GSS Research

In the Department of Geography and Spatial Sciences (GSS) our faculty includes dedicated researchers and instructors who are experts in remote sensing, climatology, political ecology, environmental data monitoring and analytics, and more. Each has their own area of research interest, ranging from environmental peacebuilding to ecohydrology, but the department has strengths in the focus areas below, which bring researchers together to investigate complex issues.

Focus Areas

GIScience and Environmental Data Analytics

Faculty and students apply skills collecting and analyzing large environmental data sets to understand and address today’s most pressing topics, such as food security, water shortages, climate change impact and environmental health. In the course of their work, they advance the uses of Geographic Information System (GIS) software, contributing not only their own research findings, but also increased capability for the field.


Our faculty are playing vital roles to improve our knowledge of the interactions between the biosphere-atmosphere-lithosphere in an effort to better understand the effects of climate change and other stressors on terrestrial ecosystems.  Some faculty research focuses on forested ecosystems in both natural and urban settings, while other projects encompass water budgets and impacts on a variety of regions, from the American Southwest to India.

Meteorology and Climatology

Questions about climate change, and its causes and implications, are among the central environmental questions of our time, and the climatology faculty are providing key answers to these questions. The climatology faculty research land/ocean/ice– atmosphere interactions, and climate dynamics and variability with a particular emphasis on understanding the role of snow and ice in our climate system. The faculty employ a wide range of models, from cloud scale to climate scale, and use environmental observations including surface, upper air, and satellite data, along with state-of-the-art methods of analysis and modeling to study our climate system.

Political Ecology

Political Ecology is a branch of geography that studies human activities and the processes that shape their location in space, interactions between human beings and their environment, and the nature of places. It is divided into many sub-fields, such as historical, urban, economic, cultural, social, and political geography.  At the University of Delaware, faculty research projects in a number of distinct areas are united by interests in human-environmental relations and fieldwork at home and abroad.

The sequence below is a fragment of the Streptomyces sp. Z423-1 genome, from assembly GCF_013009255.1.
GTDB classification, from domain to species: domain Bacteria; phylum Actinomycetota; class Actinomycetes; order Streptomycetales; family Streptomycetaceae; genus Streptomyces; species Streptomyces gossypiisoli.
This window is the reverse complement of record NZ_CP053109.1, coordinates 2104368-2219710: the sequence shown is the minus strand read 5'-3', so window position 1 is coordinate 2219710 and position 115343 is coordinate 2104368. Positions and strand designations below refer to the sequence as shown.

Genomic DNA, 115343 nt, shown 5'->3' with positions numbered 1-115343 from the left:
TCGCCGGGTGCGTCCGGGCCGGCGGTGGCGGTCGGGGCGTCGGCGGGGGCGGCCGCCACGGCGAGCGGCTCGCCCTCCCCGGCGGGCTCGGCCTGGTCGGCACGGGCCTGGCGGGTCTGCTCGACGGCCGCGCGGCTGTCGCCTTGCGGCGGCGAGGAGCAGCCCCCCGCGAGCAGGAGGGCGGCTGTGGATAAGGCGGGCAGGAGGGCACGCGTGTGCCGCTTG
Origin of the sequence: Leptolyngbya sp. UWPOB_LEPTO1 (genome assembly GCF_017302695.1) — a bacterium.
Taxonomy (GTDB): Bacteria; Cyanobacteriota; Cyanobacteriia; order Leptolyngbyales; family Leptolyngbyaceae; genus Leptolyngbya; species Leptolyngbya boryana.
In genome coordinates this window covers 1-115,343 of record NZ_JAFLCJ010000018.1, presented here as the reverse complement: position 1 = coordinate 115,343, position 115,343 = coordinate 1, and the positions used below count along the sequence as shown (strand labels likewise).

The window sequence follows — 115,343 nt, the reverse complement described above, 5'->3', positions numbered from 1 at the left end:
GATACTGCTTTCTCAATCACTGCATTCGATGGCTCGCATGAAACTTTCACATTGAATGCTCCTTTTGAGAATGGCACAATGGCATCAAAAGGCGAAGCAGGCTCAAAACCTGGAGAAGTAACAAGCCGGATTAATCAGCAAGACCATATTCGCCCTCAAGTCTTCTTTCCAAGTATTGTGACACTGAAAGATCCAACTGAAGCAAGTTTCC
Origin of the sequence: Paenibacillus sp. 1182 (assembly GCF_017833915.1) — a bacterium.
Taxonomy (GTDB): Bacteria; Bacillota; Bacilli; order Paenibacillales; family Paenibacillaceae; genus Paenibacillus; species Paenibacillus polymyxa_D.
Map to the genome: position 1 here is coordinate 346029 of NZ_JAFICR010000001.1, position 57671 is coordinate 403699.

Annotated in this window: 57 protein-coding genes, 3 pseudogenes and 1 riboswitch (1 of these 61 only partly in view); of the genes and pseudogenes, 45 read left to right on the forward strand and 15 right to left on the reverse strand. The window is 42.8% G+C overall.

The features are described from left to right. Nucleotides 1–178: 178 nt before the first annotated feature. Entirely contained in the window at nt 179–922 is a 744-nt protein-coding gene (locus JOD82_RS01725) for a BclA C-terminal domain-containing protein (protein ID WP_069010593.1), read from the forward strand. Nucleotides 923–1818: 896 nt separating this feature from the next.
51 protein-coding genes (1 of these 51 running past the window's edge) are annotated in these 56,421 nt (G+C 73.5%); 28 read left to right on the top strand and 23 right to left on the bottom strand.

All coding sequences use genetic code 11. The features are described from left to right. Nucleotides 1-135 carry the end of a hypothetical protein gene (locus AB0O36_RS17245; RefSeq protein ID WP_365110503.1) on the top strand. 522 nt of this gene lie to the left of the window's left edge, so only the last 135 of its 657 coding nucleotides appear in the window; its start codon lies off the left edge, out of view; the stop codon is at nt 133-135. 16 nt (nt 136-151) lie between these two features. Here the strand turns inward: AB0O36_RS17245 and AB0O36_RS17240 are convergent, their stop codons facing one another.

In addition to its own internal research, the Department of Geography and Spatial Sciences works closely with a number of centers and research programs at UD.

Center for Energy and Environmental Policy (CEEP)

Data Science Institute

Delaware Environmental Institute

Facilities and Resources

DEOS equipment recording live data of the environment.

DEOS provides real-time environmental conditions for Delaware and the surrounding region. DEOS operates and maintains over 80 environmental monitoring platforms and brings in data from over 200 additional environmental monitoring platforms throughout our region.


Delaware Environmental Observing System
UD College of Earth, Ocean & Environment
102 Pearson Hall
Newark, DE 19716-2541
Phone: 302-831-6906
Fax: 302-831-6654

Real- Time Environmental Monitoring Locations:

  • Throughout the State of Delaware
  • Chester County, PA
  • Cecil County, MD

instructor at front of classroom with students looking at computers with GIS software displayed

New upgrades to computer rooms in both Pearson Hall in Newark and Cannon Lab in Lewes allow for GIS teaching and research with the most up-to-date machines and software. The two rooms are connected by the college’s ITV system, allowing classes to reach students on both campuses simultaneously.

Newark Location:

Geographic Information Systems (GIS) Lab

Pearson Hall
125 Academy Street
Newark, DE 19716


Lewes Location:

Geographic Information Systems (GIS) Lab

Harry L. Cannon Laboratory
1044 College Drive
Lewes, DE 19958

Student and professor in the Meteorology Visualization Lab

With half a dozen monitors displaying feeds from satellites, radar, real-time monitoring stations on the ground, and other sources, the Meteorology Visualization Lab provides a convenient and impactful space for teaching, forecasting and conducting research. The lab is adjacent to the Office of the Delaware State Climatologist, a faculty member in the Department of Geography and Spatial Sciences.

Meteorology Visualization Lab

Pearson Hall
125 Academy Street
Newark, DE 19716

Lab director: Dan Leathers

Satellite receiving station equipment installation on the roof of Willard Hall

The equipment benefits faculty and others who study changes in the mid-Atlantic environment. The station consists of an X-Band receiver for reception of the MODIS family of satellites which allows for the study of sea-surface temperature, chlorophyll concentrations, land surface temperatures, and vegetation patterns. An L-band receiver allows for the reception of NOAA, MetOP, and Fung-yen satellites to study atmospheric conditions, land surface temperatures, and sea surface temperatures. Read more >

Office Location:

Center for Environmental Monitoring & Analysis (CEMA)

216 Pearson Hall
Newark, DE 19716-2541
Phone: 302-831-2294
Fax: 302-831-6654

Please feel free to contact us regarding the UD SRS or any of our output products.

SRS Equipment Location:

Willard Hall Education Building (equipment on the roof)
16 West Main Street
Newark, DE 19716

Outreach and Extension